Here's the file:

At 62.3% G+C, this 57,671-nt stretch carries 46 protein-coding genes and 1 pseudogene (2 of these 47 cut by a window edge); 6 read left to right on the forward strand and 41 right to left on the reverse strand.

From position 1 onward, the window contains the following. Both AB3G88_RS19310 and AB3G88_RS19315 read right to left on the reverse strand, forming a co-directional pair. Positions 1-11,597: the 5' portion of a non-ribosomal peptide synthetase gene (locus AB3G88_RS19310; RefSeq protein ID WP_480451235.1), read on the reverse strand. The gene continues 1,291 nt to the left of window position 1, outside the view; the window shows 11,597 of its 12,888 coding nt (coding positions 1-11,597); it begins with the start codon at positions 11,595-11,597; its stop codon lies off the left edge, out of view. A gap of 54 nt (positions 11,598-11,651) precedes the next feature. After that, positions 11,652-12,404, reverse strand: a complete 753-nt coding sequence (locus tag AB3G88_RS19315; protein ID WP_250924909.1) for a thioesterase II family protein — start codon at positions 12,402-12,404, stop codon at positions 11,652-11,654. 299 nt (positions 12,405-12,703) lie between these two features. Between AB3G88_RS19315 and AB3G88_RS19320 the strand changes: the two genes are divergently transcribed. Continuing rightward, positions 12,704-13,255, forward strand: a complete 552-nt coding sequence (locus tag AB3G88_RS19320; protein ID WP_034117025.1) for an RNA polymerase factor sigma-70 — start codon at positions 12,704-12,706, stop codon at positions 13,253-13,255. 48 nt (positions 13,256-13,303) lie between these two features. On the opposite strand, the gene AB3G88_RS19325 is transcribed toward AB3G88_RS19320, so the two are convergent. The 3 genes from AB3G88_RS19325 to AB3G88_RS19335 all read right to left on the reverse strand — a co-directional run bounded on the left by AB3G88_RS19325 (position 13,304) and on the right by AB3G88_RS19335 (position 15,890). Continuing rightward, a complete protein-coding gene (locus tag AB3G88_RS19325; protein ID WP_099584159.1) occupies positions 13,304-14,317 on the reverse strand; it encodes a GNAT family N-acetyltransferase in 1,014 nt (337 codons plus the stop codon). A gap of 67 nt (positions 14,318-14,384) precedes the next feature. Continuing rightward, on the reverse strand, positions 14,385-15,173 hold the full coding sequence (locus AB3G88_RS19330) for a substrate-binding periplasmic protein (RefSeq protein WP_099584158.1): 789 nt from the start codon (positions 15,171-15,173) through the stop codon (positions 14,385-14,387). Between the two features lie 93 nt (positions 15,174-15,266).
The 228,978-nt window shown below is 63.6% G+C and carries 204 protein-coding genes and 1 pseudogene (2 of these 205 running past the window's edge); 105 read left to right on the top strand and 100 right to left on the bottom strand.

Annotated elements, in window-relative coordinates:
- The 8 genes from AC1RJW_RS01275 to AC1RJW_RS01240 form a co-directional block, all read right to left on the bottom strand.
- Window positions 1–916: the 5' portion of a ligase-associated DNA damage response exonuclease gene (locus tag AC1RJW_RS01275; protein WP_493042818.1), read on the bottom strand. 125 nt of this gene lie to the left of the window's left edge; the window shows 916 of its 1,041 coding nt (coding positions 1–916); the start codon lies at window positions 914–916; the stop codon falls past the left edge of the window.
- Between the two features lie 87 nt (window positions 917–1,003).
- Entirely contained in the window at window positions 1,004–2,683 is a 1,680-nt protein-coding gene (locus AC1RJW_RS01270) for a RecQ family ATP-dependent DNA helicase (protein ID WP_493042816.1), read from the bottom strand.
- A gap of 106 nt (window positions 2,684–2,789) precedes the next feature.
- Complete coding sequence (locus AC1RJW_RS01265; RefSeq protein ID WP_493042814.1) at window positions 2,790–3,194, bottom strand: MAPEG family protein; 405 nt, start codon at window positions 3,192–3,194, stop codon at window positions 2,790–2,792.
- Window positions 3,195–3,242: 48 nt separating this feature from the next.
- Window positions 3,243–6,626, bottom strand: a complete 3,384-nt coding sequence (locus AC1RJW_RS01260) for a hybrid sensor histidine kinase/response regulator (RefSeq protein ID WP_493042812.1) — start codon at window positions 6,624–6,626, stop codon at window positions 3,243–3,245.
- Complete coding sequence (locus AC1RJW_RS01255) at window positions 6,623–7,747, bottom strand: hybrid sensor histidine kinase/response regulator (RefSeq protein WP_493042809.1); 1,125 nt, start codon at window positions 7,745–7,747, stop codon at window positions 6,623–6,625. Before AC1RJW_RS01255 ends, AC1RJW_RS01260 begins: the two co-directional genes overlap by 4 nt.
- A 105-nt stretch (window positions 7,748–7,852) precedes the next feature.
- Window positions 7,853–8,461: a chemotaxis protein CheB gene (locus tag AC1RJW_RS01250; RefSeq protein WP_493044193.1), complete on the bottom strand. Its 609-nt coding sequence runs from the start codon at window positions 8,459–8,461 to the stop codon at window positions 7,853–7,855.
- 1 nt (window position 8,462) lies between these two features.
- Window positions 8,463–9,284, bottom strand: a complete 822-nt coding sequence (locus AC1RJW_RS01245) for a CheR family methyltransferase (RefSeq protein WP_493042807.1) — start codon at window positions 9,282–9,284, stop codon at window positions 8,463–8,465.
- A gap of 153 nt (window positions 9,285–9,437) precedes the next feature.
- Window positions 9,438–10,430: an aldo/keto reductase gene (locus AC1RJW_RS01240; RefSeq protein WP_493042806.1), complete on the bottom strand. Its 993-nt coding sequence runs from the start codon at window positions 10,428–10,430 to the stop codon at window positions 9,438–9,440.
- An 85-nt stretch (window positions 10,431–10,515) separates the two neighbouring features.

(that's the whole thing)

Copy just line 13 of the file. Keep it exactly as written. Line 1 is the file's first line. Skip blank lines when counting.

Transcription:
- Complete coding sequence (locus AC1RJW_RS01255) at window positions 6,623–7,747, bottom strand: hybrid sensor histidine kinase/response regulator (RefSeq protein WP_493042809.1); 1,125 nt, start codon at window positions 7,745–7,747, stop codon at window positions 6,623–6,625. Before AC1RJW_RS01255 ends, AC1RJW_RS01260 begins: the two co-directional genes overlap by 4 nt.